HomeNewsBrief'Guatemala Anti-Drug Operations Force Refugees into Mexico'
BRIEF

'Guatemala Anti-Drug Operations Force Refugees into Mexico'

GUATEMALA / 31 AUG 2011 BY HANNAH STONE EN

A community of at least 200 people in north Guatemala has sought refuge over the border in Mexico, after their village was allegedly torched in a government operation against drug trafficking.

The 90 families are from the village of Nueva Esperanza in the north Guatemalan province of Peten, less than a kilometer from the border with Mexico.

The group was displaced by a Guatemalan security forces operation that took place on August 23, which forced them to cross into the southern Mexican state of Tabasco, according to reports.

The Guatemalans said the authorities had accused them of working with drug traffickers, which they deny, and had burnt their houses.

Guatemala's government imposed a "state of siege" on Peten after the massacre of 27 farm laborers in the province in May. This gives the army temporary control of the province, and allows them to detain people and search houses without a warrant.

The government has cited a drop in the murder rate as evidence this is working, but the story of these villagers seems to illustrate a problem with using the army in a law enforcement role -- the risk of excessive force being used against civilians.

share icon icon icon

Was this content helpful?

We want to sustain Latin America’s largest organized crime database, but in order to do so, we need resources.

DONATE

What are your thoughts? Click here to send InSight Crime your comments.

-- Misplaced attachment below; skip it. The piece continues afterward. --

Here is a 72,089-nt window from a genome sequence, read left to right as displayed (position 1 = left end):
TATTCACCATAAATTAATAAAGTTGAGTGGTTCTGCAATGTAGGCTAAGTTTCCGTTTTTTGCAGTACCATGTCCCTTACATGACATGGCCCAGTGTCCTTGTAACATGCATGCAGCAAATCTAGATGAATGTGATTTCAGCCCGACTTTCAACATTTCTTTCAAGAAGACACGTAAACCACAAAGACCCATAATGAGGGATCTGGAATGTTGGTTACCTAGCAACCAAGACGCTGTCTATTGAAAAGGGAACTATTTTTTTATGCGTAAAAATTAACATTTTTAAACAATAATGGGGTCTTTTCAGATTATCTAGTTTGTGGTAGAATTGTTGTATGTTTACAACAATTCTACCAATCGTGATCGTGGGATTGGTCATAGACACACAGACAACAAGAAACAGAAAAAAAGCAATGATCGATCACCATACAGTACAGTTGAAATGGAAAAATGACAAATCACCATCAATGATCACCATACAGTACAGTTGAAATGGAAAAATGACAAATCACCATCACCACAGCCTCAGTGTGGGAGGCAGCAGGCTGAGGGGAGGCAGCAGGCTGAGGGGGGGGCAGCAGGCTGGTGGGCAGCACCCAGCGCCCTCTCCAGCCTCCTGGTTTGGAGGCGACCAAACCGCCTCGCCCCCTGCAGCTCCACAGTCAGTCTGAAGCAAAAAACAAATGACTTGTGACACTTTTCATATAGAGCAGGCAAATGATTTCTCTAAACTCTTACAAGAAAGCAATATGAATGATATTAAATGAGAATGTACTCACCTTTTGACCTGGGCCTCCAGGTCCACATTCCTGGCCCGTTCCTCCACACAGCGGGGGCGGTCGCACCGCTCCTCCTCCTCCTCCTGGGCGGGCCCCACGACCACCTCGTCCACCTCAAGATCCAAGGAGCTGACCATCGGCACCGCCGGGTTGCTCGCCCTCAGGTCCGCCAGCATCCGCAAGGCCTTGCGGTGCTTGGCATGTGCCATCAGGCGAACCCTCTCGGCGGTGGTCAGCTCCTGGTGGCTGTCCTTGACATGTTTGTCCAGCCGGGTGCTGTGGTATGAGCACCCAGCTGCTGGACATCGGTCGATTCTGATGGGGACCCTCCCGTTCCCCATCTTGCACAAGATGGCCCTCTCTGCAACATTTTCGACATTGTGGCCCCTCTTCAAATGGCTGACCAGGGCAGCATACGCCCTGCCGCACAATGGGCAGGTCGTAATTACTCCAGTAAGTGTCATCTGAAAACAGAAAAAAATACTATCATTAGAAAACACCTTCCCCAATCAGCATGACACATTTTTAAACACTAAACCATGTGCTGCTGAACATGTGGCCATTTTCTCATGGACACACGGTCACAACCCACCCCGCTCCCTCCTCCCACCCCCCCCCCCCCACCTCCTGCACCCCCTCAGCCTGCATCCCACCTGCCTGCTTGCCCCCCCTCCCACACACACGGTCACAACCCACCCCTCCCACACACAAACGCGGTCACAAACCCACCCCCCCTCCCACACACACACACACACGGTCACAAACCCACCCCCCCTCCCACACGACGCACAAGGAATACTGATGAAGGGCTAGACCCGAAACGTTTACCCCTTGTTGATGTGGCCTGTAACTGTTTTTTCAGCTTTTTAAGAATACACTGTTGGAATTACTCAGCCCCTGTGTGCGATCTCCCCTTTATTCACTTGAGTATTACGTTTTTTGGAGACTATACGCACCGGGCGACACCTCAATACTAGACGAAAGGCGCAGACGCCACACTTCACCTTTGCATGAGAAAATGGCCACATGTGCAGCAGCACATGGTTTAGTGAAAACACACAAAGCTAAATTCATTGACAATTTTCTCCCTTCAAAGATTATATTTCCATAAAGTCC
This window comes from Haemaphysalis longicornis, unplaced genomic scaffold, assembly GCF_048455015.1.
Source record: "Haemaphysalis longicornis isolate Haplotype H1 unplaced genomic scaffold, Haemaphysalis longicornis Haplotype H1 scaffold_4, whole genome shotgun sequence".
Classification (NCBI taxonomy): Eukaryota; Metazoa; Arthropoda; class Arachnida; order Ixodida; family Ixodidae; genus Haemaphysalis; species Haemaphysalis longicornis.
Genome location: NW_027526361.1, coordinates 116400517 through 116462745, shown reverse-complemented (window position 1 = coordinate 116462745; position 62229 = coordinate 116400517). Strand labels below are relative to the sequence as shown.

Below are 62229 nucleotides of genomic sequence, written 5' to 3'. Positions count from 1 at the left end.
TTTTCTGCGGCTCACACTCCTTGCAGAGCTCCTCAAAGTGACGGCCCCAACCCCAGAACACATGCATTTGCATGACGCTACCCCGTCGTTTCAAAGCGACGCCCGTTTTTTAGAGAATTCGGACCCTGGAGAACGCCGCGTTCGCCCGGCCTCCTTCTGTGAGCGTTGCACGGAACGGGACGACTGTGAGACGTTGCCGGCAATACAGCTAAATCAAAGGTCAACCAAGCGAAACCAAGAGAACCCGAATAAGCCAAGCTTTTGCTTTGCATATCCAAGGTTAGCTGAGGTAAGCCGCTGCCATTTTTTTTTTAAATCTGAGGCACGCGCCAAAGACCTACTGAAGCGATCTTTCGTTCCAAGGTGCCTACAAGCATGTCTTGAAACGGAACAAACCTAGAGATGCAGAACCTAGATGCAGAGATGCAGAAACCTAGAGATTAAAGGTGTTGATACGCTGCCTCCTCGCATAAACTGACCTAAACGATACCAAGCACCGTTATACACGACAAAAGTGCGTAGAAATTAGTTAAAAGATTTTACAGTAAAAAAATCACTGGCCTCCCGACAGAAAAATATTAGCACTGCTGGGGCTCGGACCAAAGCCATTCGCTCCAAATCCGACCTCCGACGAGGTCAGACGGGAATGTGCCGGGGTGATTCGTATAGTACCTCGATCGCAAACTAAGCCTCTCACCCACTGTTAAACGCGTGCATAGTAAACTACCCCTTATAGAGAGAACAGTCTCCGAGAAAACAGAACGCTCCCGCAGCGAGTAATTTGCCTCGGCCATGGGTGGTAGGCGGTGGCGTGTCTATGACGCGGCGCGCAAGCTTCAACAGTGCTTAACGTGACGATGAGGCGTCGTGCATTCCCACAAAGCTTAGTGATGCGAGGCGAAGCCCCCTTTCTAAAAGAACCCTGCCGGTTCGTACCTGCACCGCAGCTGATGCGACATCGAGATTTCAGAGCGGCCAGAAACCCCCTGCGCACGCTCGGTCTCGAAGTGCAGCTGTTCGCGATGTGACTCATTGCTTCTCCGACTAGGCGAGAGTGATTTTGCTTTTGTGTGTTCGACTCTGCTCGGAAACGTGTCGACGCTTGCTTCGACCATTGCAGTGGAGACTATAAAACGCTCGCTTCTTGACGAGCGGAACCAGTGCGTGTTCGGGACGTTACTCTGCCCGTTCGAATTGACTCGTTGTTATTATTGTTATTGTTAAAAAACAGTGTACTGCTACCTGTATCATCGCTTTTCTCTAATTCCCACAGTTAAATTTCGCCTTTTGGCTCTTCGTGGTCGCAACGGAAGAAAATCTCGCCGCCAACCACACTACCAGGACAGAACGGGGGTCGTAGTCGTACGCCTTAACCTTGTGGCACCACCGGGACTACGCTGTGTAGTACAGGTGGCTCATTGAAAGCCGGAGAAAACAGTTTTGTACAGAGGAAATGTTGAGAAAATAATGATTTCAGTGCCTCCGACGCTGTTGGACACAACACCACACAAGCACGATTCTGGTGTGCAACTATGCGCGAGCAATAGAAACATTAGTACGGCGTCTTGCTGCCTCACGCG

We encourage readers to copy and distribute our work for non-commercial purposes, with attribution to InSight Crime in the byline and links to the original at both the top and bottom of the article. Check the Creative Commons website for more details of how to share our work, and please send us an email if you use an article.

Was this content helpful?

We want to sustain Latin America’s largest organized crime database, but in order to do so, we need resources.

DONATE

Related Content

COVID AND CRIME / 1 SEP 2021

The Mexican government is highlighting a record number of remittances sent back to the country by citizens living in the…

HUMAN TRAFFICKING / 5 AUG 2022

Human trafficking appears on the rise in Mexico, with the government struggling to find a strategy forward.

ELITES AND CRIME / 12 FEB 2021

US authorities at both the federal and state level provided training to members of a Mexican special operations unit with…

About InSight Crime

WORK WITH US

Open Position: Full Stack WordPress Developer

28 NOV 2022

As Full Stack WordPress Developer You Will: Work collaboratively with other developers and designers to maintain and improve organizational standards.Demonstrate a high level of attention to detail, and implement best…

THE ORGANIZATION

Join Us This #GivingTuesday in Exposing Organized Crime

24 NOV 2022

For over twelve years, InSight Crime has contributed to the global dialogue on organized crime and corruption. Our work has provided policymakers, analysts, academics, journalists, and the general public with…

THE ORGANIZATION

Like Crime, Our Coverage Knows No Borders

18 NOV 2022

The nature of global organized crime means that while InSight Crime focuses on Latin America, we also follow criminal dynamics worldwide. InSight Crime investigator Alessandro Ford covers the connections between Latin American and European…

THE ORGANIZATION

Using Data to Expose Crime

11 NOV 2022

Co-director Jeremy McDermott made a virtual presentation at a conference hosted by the United Nations Office on Drugs and Crime (UNODC). The ‘Sixth International Conference on Governance, Crime, and Justice…

THE ORGANIZATION

InSight Crime ON AIR

4 NOV 2022

InSight Crime Co-director Steven Dudley was interviewed for the podcast The Rosenberg Case: A Tale of Murder, Corruption, and Conspiracy in Guatemala, which explores the potential involvement of then president, Álvaro Colom,…